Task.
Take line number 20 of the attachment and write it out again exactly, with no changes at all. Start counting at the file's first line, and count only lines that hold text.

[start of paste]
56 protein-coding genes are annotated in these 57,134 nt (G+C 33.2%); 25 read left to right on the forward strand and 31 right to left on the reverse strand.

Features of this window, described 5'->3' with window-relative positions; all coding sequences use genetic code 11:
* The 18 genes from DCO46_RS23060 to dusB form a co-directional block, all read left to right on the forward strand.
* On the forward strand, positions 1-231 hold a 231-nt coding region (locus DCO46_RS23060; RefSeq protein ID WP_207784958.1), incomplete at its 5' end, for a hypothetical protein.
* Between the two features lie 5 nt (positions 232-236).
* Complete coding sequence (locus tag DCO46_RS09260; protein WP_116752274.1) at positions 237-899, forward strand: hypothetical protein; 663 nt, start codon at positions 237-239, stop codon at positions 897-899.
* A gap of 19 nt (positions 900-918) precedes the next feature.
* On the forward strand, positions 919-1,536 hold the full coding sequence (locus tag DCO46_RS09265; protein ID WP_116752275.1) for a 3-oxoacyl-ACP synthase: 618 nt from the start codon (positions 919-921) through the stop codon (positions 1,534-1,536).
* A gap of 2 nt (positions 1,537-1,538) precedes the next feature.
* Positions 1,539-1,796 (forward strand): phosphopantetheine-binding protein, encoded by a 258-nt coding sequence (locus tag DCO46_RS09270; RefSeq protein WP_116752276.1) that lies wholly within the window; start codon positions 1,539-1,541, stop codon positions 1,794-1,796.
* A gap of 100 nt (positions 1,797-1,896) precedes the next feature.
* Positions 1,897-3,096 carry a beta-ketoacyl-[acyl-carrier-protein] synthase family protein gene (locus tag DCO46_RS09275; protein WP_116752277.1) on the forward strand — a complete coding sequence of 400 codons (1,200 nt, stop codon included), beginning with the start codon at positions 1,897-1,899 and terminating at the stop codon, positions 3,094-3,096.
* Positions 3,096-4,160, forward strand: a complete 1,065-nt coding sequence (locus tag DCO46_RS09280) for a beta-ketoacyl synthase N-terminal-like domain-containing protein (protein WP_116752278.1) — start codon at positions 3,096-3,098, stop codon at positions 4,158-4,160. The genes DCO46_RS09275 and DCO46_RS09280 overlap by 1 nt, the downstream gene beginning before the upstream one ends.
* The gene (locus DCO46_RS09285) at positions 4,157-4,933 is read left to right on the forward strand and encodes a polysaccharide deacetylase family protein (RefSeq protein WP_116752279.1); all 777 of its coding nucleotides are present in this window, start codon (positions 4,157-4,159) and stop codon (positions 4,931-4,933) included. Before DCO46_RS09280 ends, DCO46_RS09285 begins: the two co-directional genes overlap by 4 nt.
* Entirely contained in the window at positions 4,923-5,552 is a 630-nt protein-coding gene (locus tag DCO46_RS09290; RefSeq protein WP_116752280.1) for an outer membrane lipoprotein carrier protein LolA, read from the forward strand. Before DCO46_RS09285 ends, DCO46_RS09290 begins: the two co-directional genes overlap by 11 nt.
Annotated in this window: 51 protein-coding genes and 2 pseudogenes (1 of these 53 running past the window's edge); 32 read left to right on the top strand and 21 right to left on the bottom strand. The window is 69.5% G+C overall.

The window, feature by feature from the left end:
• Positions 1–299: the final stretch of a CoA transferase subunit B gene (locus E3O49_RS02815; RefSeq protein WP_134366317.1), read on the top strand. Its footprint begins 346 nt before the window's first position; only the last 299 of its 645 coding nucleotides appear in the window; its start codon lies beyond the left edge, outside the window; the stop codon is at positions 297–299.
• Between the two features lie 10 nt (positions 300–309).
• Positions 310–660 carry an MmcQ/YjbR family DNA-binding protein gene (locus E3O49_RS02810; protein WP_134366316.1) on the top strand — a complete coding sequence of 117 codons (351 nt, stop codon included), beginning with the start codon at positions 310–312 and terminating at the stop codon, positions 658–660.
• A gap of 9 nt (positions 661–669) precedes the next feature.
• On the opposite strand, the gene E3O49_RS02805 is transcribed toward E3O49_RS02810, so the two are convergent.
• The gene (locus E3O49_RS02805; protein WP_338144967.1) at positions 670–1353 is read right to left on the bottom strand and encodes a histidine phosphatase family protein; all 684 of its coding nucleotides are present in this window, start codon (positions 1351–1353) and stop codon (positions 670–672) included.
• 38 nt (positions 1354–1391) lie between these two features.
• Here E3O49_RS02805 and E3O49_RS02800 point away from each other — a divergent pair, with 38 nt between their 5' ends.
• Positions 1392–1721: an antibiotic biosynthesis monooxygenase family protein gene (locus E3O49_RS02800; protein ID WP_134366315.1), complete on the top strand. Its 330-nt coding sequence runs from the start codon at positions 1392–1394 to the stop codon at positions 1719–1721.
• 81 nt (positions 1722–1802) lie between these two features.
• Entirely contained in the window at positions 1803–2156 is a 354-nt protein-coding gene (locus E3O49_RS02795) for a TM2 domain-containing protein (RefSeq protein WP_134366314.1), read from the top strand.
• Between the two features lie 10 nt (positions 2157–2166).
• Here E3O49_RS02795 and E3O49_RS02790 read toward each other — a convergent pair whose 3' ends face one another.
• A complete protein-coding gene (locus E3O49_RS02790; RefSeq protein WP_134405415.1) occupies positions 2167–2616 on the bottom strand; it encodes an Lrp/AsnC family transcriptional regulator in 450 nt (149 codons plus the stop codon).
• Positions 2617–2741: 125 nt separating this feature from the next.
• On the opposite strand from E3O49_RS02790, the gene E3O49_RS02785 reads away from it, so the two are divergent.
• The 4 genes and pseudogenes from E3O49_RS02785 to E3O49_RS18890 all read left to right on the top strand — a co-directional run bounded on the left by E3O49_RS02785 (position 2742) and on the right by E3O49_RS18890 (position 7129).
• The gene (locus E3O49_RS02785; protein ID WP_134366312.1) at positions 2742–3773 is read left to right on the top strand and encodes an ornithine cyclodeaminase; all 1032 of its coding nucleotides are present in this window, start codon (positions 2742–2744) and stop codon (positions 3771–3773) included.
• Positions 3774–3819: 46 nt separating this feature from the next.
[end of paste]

• Positions 310–660 carry an MmcQ/YjbR family DNA-binding protein gene (locus E3O49_RS02810; protein WP_134366316.1) on the top strand — a complete coding sequence of 117 codons (351 nt, stop codon included), beginning with the start codon at positions 310–312 and terminating at the stop codon, positions 658–660.